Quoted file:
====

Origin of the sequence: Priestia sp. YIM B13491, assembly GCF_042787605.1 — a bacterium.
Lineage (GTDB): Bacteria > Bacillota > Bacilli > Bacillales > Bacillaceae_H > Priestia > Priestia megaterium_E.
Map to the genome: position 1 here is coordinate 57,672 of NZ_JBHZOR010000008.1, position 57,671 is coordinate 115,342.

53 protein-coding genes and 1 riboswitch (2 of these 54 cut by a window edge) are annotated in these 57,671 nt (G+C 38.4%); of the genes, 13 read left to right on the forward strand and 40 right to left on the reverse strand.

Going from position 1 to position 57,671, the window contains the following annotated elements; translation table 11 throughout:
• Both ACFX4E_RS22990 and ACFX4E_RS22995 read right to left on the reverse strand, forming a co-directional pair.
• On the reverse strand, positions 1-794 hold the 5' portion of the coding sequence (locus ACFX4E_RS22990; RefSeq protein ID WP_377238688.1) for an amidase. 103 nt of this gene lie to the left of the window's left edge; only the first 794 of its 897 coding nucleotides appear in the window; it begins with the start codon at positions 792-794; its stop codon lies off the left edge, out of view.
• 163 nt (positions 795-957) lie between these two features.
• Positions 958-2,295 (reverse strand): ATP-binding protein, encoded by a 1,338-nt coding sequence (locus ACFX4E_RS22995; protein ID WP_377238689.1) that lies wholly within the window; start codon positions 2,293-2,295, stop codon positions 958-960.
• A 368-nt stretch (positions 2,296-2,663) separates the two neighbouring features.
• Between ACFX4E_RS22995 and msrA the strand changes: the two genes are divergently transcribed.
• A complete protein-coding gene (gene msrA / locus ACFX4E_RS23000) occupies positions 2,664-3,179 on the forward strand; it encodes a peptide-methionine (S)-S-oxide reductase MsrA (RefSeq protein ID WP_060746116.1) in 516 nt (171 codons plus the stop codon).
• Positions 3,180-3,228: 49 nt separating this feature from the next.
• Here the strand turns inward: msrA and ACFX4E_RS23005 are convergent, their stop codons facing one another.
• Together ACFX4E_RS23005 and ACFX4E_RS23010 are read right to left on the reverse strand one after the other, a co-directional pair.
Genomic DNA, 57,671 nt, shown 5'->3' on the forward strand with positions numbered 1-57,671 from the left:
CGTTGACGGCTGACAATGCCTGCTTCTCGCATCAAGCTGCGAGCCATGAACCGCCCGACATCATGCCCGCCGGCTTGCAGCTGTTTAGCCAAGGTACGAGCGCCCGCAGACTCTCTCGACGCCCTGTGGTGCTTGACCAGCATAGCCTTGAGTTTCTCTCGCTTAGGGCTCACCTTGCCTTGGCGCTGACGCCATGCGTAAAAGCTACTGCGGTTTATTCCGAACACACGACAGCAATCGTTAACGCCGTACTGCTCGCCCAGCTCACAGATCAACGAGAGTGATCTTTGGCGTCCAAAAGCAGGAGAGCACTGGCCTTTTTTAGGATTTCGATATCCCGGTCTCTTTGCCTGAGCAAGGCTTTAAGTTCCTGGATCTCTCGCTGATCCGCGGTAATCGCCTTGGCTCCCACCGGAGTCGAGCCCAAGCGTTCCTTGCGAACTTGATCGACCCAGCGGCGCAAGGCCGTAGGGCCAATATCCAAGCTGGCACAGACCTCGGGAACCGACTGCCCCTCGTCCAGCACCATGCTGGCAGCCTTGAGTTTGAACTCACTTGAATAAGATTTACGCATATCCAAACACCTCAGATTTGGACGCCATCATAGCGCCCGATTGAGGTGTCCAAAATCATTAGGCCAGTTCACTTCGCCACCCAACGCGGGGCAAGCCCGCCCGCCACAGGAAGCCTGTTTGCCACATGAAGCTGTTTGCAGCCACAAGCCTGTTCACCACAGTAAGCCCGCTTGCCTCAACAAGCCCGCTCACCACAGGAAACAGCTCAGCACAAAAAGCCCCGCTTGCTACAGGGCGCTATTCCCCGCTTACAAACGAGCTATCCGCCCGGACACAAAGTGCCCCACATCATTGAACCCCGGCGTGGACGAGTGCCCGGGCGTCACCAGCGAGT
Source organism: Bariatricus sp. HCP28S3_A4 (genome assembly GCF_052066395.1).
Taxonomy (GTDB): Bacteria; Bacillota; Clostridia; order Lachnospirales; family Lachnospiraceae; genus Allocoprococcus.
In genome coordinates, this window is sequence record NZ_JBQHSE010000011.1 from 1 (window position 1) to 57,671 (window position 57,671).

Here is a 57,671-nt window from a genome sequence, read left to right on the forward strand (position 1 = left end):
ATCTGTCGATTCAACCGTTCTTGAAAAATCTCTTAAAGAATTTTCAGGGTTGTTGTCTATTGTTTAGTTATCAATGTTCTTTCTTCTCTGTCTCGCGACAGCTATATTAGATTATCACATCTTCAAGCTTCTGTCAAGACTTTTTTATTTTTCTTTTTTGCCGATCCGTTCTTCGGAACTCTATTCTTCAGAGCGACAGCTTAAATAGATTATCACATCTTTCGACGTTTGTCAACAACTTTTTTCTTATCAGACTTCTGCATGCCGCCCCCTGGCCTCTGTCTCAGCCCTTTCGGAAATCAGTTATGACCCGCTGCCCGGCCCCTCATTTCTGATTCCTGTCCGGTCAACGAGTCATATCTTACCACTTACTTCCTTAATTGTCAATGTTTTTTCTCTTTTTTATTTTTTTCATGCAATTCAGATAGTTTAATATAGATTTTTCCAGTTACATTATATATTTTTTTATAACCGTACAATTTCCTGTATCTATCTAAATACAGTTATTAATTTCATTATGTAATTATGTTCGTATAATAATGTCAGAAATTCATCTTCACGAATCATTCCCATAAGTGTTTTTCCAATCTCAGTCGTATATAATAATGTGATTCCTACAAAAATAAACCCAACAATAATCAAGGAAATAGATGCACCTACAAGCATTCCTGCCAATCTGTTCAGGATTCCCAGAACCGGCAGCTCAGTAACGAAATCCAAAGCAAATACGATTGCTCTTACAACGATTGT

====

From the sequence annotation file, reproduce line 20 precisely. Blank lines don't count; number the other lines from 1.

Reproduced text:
In genome coordinates, this window is sequence record NZ_JBQHSE010000011.1 from 1 (window position 1) to 57,671 (window position 57,671).